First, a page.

(Adams lowers his gun and throws it away. His shoulders sag. He is weak, tired. His eyes stare at the ground)
    Adams: Go home to your family. Be better than what happened here.
    Pozza: The hell are you doing? This some kinda trick?
    Adams: No trick. Just calling in your debts.
    (Adams pulls out Lugo's dog tags out of his pocket. He tosses them in the sand between him and Pozza)
    Adams: Those belonged to Staff Sgt. John Lugo. Make sure they get to his family. That's number one. Number two...
    (Adams lifts his head just enough to look Pozza in the eyes. He points to the left side of his chest, below his heart but near his lung)
    Adams: Aim here. It won't be fast, but that's all right. I'll bleed out before the medevac arrives. Tell them I was injured during our escape. You tried to revive me, but I was too far gone.
    Pozza: ... Why?
    Adams: 'Cuz I can't do this anymore.

    Visual Novels 
  • Whether he ends up with the title character, Isabella, Becca, or Amy, the protagonist of Melody, who has had commitment issues in the past and has recently had a very long relationship that ended in failure, sees his new relationship as a way to learn from the struggles of his past.

  • The Order of the Stick:
    • Haley tries to save a Paladin with the resistance from Tsukiko's domination, explaining that she was trying so hard because of her failure to save O-Chul during the Battle of Azure City.
    • After Vaarsuvius' fight with Xykon, the elf returns while invisible to rescue O-Chul. This is in contrast with an earlier event in the Battle of Azure City, where Vaarsuvius used invisibility to escape, abandoning a group of soldiers to their deaths.
    • Elan failed to save Therkla after she was poisoned by her boss because he never learned "Neutralize Poison". After her death, he learns the spell and later puts it to good use.

    Western Animation 
  • A one-off bad guy in The Batman committed a theft that escalated out of control and landed him in prison for a wildly excessive seventeen years, leading to his wife and son leaving him. He decides to get revenge by gassing everyone at Gotham's New Years party, which he succeeds at thanks to his unstoppable Save Scumming superpower that lets him rewind the clock by 20 seconds whenever he's stopped. When he finds that his son was among the casualties, he's so traumatized that he manages to reset his life back to before the first life-altering crime, chooses not to go down that route this time, and lives out his life as a mundane but succesful clock repairman.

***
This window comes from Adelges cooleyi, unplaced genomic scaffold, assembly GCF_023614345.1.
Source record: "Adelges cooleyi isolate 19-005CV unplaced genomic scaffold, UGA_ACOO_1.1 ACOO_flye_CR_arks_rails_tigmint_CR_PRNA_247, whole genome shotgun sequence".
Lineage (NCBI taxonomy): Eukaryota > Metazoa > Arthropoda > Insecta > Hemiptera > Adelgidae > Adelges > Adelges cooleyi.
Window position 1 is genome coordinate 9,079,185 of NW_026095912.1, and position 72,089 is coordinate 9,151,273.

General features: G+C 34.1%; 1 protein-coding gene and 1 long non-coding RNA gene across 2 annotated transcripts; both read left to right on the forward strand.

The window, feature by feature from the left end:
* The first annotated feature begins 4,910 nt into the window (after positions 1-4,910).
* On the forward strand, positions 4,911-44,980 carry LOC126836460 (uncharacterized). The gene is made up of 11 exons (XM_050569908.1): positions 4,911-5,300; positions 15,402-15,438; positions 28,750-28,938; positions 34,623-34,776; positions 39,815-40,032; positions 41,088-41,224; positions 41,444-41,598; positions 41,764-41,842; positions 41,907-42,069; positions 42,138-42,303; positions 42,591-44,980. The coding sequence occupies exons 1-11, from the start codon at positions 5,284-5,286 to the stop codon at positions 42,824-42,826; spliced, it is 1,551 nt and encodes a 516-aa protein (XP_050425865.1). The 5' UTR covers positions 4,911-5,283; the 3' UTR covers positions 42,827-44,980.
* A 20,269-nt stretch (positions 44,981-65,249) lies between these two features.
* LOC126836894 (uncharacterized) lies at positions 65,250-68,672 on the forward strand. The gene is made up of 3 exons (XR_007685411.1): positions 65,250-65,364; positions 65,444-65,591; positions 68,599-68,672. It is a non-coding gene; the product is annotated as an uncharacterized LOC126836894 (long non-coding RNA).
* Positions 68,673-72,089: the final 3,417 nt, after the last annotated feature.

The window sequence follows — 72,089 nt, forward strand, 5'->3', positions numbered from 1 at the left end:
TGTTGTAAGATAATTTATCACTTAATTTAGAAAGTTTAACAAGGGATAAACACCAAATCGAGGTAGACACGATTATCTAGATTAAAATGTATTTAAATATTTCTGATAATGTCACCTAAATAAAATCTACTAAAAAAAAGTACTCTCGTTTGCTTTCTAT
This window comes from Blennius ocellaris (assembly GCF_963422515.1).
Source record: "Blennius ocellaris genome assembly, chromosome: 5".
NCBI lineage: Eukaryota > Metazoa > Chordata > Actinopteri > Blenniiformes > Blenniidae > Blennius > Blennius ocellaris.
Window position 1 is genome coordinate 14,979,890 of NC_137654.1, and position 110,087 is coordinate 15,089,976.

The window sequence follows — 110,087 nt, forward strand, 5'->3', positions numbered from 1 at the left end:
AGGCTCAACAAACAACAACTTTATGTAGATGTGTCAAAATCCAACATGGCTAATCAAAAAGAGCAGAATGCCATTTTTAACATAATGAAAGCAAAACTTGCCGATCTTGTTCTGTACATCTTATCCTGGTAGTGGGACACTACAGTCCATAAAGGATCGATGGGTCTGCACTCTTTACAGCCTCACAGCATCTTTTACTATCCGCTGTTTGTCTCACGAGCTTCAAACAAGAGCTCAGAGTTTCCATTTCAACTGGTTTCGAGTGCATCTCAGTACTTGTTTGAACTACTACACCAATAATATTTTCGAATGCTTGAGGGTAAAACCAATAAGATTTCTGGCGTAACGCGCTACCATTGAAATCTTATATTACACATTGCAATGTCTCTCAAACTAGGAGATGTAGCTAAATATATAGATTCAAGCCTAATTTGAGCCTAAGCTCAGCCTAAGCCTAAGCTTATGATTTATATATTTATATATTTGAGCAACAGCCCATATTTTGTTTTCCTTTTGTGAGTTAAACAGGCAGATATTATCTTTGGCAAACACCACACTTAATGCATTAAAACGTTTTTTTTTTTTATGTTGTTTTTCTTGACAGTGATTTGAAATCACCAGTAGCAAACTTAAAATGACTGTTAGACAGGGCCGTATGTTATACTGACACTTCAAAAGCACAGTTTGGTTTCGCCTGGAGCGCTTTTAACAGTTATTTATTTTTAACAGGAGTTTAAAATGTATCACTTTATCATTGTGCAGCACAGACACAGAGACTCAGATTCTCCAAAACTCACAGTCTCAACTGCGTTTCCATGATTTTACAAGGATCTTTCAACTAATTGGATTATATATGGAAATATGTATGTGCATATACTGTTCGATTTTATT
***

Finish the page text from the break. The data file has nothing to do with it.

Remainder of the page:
• Captain N: The Game Master: In an early episode, Kevin had to walk through a real-life (well, sort of) version of the one game he could never beat, The Adventures of Bayou Billy.
  • Captain Planet and the Planeteers: In "A Mine is a Terrible Thing to Waste", Wheeler injures his leg during an escape attempt gone wrong and insists the others should leave him. Gi tells her own backstory as she insists on helping him walk, explaining that she lost a dolphin friend of hers to pollution after being forced to leave her when a company bought the shoreline. She closes by saying she's not letting history repeat itself.
  • Hey Arnold!: In one episode, Arnold's Grandpa Phil finds an old rival who once beat him in a tournament of Chinese checkers. Arnold convinces him to enter the tournament, where he ends up facing the rival in the finals. After a very long game, the pieces land in the very same position as last time, and the rival starts to gloat. Then Phil reveals that since last time he discovered there was one move that could end the game in a tie instead. The rival suffers a breakdown and Phil leaves with the trophy.
  • Prince Zuko has two of them in Avatar: The Last Airbender. He first believes his greatest failure was failing his father, and that his second chance was to help Azula claim Ba Sing Se and return home. Later, after he has his Heel Realization and Heel–Face Turn, he realizes his greatest failure was betraying Iroh's faith in him at Ba Sing Se, and that his second chance is giving an epic Calling the Old Man Out during the Eclipse and running off to join Aang's ragtag band to teach Aang the final element he must learn: Firebending.
    • Aang himself comes to see his quest to defeat the Firelord as a way of atoning for having run away 100 years previously when the war began.